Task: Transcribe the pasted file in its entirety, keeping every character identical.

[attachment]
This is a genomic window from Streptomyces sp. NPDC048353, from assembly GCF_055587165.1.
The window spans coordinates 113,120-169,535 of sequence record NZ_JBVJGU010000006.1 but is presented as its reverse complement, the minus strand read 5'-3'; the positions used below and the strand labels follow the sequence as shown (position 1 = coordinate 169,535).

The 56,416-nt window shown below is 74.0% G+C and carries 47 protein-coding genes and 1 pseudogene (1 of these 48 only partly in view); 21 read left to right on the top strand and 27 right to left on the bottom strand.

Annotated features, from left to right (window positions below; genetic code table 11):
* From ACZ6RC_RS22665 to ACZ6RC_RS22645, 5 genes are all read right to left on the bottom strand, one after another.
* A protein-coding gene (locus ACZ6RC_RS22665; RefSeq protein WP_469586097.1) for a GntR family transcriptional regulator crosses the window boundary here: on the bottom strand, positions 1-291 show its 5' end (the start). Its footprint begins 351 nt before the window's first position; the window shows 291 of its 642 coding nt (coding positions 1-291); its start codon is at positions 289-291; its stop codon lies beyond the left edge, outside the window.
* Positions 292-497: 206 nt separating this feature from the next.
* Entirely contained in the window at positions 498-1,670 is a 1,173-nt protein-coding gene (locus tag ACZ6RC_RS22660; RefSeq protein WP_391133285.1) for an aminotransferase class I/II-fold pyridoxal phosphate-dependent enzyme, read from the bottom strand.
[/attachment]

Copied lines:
This is a genomic window from Streptomyces sp. NPDC048353, from assembly GCF_055587165.1.
The window spans coordinates 113,120-169,535 of sequence record NZ_JBVJGU010000006.1 but is presented as its reverse complement, the minus strand read 5'-3'; the positions used below and the strand labels follow the sequence as shown (position 1 = coordinate 169,535).

The 56,416-nt window shown below is 74.0% G+C and carries 47 protein-coding genes and 1 pseudogene (1 of these 48 only partly in view); 21 read left to right on the top strand and 27 right to left on the bottom strand.

Annotated features, from left to right (window positions below; genetic code table 11):
* From ACZ6RC_RS22665 to ACZ6RC_RS22645, 5 genes are all read right to left on the bottom strand, one after another.
* A protein-coding gene (locus ACZ6RC_RS22665; RefSeq protein WP_469586097.1) for a GntR family transcriptional regulator crosses the window boundary here: on the bottom strand, positions 1-291 show its 5' end (the start). Its footprint begins 351 nt before the window's first position; the window shows 291 of its 642 coding nt (coding positions 1-291); its start codon is at positions 289-291; its stop codon lies beyond the left edge, outside the window.
* Positions 292-497: 206 nt separating this feature from the next.
* Entirely contained in the window at positions 498-1,670 is a 1,173-nt protein-coding gene (locus tag ACZ6RC_RS22660; RefSeq protein WP_391133285.1) for an aminotransferase class I/II-fold pyridoxal phosphate-dependent enzyme, read from the bottom strand.